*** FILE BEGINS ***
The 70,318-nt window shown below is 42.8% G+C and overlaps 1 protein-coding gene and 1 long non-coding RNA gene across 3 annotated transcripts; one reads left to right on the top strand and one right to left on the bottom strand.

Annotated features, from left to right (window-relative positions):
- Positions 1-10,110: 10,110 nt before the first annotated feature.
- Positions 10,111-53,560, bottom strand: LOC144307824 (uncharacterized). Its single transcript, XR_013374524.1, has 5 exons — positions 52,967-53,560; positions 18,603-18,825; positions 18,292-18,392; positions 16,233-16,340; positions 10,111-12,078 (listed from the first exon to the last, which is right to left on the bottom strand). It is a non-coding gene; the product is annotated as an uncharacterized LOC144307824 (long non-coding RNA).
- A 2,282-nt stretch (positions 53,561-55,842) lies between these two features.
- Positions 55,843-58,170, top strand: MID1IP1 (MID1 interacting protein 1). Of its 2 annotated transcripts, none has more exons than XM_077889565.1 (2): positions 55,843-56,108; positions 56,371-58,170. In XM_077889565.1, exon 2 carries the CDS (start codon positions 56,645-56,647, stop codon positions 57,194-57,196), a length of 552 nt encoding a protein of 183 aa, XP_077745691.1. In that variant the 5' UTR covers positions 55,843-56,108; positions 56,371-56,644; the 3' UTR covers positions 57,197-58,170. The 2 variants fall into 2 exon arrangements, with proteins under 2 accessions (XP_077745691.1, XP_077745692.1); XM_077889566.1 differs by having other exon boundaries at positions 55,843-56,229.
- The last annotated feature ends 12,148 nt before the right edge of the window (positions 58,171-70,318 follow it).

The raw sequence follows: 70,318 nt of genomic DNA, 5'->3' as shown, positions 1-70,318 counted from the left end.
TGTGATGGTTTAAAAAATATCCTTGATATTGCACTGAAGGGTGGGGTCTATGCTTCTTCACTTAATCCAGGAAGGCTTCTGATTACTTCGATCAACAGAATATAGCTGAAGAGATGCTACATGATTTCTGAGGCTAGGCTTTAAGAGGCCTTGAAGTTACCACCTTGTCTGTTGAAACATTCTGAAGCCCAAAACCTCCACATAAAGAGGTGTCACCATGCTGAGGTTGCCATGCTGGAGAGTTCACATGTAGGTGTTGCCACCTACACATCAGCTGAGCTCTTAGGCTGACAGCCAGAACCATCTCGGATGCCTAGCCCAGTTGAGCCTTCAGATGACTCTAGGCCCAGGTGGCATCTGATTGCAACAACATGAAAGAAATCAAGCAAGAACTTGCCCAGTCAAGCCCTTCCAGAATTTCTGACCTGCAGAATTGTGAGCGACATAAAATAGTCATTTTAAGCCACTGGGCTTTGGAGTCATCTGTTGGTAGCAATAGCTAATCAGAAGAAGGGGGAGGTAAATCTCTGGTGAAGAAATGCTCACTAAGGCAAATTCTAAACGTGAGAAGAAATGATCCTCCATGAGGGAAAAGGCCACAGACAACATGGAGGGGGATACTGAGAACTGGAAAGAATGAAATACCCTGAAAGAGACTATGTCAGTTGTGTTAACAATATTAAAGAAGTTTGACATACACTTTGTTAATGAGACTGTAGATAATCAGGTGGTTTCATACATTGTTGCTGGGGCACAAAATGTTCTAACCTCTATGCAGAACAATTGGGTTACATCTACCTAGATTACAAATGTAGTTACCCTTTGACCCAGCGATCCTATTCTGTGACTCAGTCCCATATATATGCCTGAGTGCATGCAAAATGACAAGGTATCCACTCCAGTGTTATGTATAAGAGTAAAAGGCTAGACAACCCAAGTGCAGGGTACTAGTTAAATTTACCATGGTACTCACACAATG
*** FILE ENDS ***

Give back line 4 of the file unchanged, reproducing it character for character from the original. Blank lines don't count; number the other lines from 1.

- Positions 10,111-53,560, bottom strand: LOC144307824 (uncharacterized). Its single transcript, XR_013374524.1, has 5 exons — positions 52,967-53,560; positions 18,603-18,825; positions 18,292-18,392; positions 16,233-16,340; positions 10,111-12,078 (listed from the first exon to the last, which is right to left on the bottom strand). It is a non-coding gene; the product is annotated as an uncharacterized LOC144307824 (long non-coding RNA).